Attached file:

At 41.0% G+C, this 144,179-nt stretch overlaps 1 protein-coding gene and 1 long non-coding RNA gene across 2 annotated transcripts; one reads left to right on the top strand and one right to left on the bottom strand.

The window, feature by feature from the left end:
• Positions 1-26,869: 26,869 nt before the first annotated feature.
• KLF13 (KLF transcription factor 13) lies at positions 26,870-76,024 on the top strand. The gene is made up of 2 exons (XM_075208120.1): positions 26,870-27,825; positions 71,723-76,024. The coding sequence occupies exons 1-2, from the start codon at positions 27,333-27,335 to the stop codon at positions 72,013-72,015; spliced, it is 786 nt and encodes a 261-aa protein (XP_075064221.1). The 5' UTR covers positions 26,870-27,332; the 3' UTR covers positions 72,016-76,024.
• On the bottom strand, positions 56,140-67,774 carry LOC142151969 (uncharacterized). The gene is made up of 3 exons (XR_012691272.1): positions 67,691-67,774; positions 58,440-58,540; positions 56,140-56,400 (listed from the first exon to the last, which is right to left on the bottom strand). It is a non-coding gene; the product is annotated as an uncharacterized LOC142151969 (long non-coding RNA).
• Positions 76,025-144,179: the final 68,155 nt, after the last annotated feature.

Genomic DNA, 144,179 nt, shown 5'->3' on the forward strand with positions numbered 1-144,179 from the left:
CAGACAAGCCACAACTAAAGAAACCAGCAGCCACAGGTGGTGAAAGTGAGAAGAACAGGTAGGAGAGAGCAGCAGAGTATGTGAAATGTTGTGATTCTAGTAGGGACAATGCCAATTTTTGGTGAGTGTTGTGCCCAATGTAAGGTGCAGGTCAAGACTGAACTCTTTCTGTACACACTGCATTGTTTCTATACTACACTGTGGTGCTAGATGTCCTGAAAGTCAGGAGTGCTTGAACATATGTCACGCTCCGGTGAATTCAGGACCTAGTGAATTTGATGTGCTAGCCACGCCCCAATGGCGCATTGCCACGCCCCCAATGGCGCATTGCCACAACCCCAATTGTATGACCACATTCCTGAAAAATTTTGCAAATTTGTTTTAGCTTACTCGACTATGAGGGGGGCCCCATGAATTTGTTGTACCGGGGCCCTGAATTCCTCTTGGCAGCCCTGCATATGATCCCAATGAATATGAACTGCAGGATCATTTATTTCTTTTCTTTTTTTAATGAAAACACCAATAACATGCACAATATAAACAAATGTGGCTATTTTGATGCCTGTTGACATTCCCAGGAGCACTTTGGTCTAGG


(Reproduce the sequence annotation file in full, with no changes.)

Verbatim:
At 41.0% G+C, this 144,179-nt stretch overlaps 1 protein-coding gene and 1 long non-coding RNA gene across 2 annotated transcripts; one reads left to right on the top strand and one right to left on the bottom strand.

The window, feature by feature from the left end:
• Positions 1-26,869: 26,869 nt before the first annotated feature.
• KLF13 (KLF transcription factor 13) lies at positions 26,870-76,024 on the top strand. The gene is made up of 2 exons (XM_075208120.1): positions 26,870-27,825; positions 71,723-76,024. The coding sequence occupies exons 1-2, from the start codon at positions 27,333-27,335 to the stop codon at positions 72,013-72,015; spliced, it is 786 nt and encodes a 261-aa protein (XP_075064221.1). The 5' UTR covers positions 26,870-27,332; the 3' UTR covers positions 72,016-76,024.
• On the bottom strand, positions 56,140-67,774 carry LOC142151969 (uncharacterized). The gene is made up of 3 exons (XR_012691272.1): positions 67,691-67,774; positions 58,440-58,540; positions 56,140-56,400 (listed from the first exon to the last, which is right to left on the bottom strand). It is a non-coding gene; the product is annotated as an uncharacterized LOC142151969 (long non-coding RNA).
• Positions 76,025-144,179: the final 68,155 nt, after the last annotated feature.

Genomic DNA, 144,179 nt, shown 5'->3' on the forward strand with positions numbered 1-144,179 from the left:
CAGACAAGCCACAACTAAAGAAACCAGCAGCCACAGGTGGTGAAAGTGAGAAGAACAGGTAGGAGAGAGCAGCAGAGTATGTGAAATGTTGTGATTCTAGTAGGGACAATGCCAATTTTTGGTGAGTGTTGTGCCCAATGTAAGGTGCAGGTCAAGACTGAACTCTTTCTGTACACACTGCATTGTTTCTATACTACACTGTGGTGCTAGATGTCCTGAAAGTCAGGAGTGCTTGAACATATGTCACGCTCCGGTGAATTCAGGACCTAGTGAATTTGATGTGCTAGCCACGCCCCAATGGCGCATTGCCACGCCCCCAATGGCGCATTGCCACAACCCCAATTGTATGACCACATTCCTGAAAAATTTTGCAAATTTGTTTTAGCTTACTCGACTATGAGGGGGGCCCCATGAATTTGTTGTACCGGGGCCCTGAATTCCTCTTGGCAGCCCTGCATATGATCCCAATGAATATGAACTGCAGGATCATTTATTTCTTTTCTTTTTTTAATGAAAACACCAATAACATGCACAATATAAACAAATGTGGCTATTTTGATGCCTGTTGACATTCCCAGGAGCACTTTGGTCTAGG